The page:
Marcus Books, one of the country’s first bookstores dedicated to the work of African American writers, opened in 1960 in the Fillmore district of San Francisco. At the time the neighborhood was a hotbed of Black culture on the west coast, known as the “Harlem of the West” for its music, nightclubs and the diversity of its inhabitants. The store remained at its location on Fillmore for more than fifty years, until it was closed in 2014 due to a rent hike. Another cultural icon, the Church of St. John Coltrane, an African Orthodox Church dedicated to the music and teachings of the famous saxophonist founded in 1968, was forced to close its doors even more recently for similar reasons.
This is an all too familiar story in the Bay area. In the last decade or so gentrification and rising prices have taken a toll on San Francisco’s arts communities and on its communities of color. Many iconic African American cultural and historical locations have seen their doors close as the community that sustained them is priced out of their homes. However, many others still remain.
One of the most enduring repositories for the history of Bay Area Black culture is the African American Historical and Cultural Society. The society, which opened in 1955 was the first of its kind west of the Mississippi. The Society holds a wide variety of talks, exhibitions and other programming aimed at educating the community about the lives and contributions of African Americans in the city of San Francisco.
The Historical Society’s collection is housed inside another Bay area icon, the African American Arts and Culture Complex. The Complex, which has been open in some form for the last forty years, is home to ten separate Black arts companies, including the African American Shakespeare Company, Cultural Odyssey and the Juneteenth Celebration Committee to name just a few. In total, the complex holds more Black Arts organizations than any other building in the city.
“If this building went under it would annihilate Black arts in [San Francisco]” said Executive Director Mohammed Soriano Bilal.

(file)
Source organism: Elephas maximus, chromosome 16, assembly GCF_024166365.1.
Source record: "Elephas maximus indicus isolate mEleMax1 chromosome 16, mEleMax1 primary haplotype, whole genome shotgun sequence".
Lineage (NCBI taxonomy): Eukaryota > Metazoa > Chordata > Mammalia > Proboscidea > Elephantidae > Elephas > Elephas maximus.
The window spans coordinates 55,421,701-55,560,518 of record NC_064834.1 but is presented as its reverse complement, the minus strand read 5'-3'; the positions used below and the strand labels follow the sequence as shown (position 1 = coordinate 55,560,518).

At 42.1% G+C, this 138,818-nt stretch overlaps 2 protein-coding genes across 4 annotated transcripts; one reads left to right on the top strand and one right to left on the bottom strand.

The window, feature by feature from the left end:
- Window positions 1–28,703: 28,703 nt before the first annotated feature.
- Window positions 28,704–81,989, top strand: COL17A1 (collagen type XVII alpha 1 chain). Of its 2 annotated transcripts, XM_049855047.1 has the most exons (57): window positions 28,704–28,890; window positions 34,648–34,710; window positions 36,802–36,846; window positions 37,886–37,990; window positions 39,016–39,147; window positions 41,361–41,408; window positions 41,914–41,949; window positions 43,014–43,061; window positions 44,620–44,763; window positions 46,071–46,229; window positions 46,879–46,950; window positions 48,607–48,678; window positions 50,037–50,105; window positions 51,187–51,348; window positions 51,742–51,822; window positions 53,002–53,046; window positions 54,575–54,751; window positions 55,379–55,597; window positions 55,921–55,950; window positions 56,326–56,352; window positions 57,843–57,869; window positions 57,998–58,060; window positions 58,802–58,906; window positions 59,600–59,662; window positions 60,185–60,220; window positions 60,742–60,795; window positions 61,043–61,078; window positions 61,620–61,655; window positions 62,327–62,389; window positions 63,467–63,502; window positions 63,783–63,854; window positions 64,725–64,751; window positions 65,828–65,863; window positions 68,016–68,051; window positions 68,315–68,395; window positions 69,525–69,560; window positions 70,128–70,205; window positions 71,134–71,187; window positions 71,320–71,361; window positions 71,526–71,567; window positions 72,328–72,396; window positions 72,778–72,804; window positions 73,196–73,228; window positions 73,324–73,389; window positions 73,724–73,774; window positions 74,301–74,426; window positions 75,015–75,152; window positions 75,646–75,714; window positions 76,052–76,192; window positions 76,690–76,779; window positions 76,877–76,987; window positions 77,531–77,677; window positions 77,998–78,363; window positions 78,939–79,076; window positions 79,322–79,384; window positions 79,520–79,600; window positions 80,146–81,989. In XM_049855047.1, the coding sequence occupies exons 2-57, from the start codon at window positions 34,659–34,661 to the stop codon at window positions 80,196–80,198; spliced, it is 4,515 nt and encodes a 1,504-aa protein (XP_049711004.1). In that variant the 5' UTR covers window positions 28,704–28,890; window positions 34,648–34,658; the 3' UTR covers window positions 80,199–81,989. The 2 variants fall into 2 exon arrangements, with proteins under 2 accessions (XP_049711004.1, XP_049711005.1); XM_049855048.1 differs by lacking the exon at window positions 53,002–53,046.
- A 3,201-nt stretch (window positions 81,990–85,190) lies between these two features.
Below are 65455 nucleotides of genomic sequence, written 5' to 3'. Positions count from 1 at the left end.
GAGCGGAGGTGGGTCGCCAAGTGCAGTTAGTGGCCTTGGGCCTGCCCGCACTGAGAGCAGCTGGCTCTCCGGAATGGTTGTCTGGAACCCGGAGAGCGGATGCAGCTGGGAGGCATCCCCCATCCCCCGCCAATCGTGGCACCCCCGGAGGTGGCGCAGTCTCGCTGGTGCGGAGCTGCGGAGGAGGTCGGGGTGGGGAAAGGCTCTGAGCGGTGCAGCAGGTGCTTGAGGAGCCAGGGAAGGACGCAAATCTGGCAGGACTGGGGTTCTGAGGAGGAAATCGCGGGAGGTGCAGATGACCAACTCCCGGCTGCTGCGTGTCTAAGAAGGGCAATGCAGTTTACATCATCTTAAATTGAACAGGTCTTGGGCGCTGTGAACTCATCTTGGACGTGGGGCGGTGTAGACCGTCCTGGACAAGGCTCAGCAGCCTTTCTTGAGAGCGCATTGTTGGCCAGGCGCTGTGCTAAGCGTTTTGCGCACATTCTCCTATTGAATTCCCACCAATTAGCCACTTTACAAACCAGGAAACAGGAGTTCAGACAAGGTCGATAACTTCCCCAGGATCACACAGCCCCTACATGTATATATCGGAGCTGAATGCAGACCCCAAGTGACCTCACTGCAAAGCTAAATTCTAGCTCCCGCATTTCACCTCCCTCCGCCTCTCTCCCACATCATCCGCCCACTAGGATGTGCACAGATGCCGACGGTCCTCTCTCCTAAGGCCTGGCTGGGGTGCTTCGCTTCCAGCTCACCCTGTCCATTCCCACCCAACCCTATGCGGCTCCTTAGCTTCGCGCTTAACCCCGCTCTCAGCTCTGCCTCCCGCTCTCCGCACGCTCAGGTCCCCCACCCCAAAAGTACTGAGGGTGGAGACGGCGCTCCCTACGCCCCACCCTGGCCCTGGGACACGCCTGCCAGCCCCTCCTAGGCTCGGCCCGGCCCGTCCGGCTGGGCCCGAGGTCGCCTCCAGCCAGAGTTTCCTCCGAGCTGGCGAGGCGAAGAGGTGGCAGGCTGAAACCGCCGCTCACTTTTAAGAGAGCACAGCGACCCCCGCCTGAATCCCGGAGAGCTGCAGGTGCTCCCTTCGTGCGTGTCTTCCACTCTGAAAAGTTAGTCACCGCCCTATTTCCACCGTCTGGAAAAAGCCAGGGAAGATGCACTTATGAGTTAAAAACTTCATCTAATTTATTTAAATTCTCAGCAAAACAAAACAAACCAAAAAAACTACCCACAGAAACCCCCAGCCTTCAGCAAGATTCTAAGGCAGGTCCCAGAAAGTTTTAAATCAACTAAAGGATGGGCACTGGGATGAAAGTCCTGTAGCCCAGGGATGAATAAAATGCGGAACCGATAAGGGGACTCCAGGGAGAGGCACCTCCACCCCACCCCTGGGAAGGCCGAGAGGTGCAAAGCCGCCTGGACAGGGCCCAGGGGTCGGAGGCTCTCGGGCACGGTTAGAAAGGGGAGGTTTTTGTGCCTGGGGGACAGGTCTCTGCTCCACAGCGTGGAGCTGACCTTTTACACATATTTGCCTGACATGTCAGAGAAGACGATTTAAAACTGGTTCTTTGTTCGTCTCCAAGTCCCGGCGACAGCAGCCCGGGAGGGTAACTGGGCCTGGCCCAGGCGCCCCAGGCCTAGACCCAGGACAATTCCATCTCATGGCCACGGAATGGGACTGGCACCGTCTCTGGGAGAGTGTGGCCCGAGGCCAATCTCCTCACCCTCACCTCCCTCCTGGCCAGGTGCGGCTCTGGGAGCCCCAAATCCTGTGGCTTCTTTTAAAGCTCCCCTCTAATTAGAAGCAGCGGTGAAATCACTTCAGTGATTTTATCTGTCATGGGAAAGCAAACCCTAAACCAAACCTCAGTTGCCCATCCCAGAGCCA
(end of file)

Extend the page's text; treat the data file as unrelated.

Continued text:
Thankfully, the complex is not in danger of closing; its currently planning to expand its offerings by opening a café space, as well as joining the various organizations housed in the building into a collective. Bilal hopes the new space will serve as a gathering space for the community at large and that creating a collective will help ease some of the burden of fundraising for smaller arts organizations within the AAACC.
Another organization that is still going strong is the Museum of the African Diaspora, in fact it just earned the distinction of becoming an affiliate of the Smithsonian. The museum’s mission is to feature exhibitions that speak not just to the African American experience, but to the lives and varying perspectives of millions of people of African descent around the globe. They specialize in contemporary art, though the museum interprets this broadly, housing such diverse offerings as a slave narrative audio collection and a chef-in-residence program in addition to revolving visual art exhibitions. The museum also runs an emerging artist program designed to provide connections and exhibition opportunities to young African American artists in the Bay area.
“Institutions like this are the soul of the city” MoAD’s Deputy Director, Michael Warr, a Bay area native, told EBONY.com. He said preserving the culture and diversity housed in these type of institutions is something everyone needs to be involved in. “People often think [the arts] are sustained by big foundations and the like, when in reality every individual donation makes a difference.”
Perhaps this is the solution to the rapid loss of African American arts, culture and community in the Bay area, coming together in support of the arts and history of the community across lines of race and class. Interestingly, both the AAACC and the MoAD have strong support from a diverse group of arts patrons, including a core group of newcomers to the city, as well as regulars who often community from as far away as Sacramento for events. The MoAD event boasts international visitors and members.
Both organizations also regularly partner with institutions such as SOMArts, who while not specifically geared towards the African American community, have nonetheless indicated their support through funding and/or collaborations with Black artists and arts organizations.
As for Marcus Books, though gone from their original location the bookstore was too much of a fixture to be gone for good. Their location in Oakland on Martin Luther King Jr. Way, near the MacArthur BART station, still houses readings and events for the African American writing community. They will also have a pop up location in the upcoming café that is planned for the Arts and Culture Complex.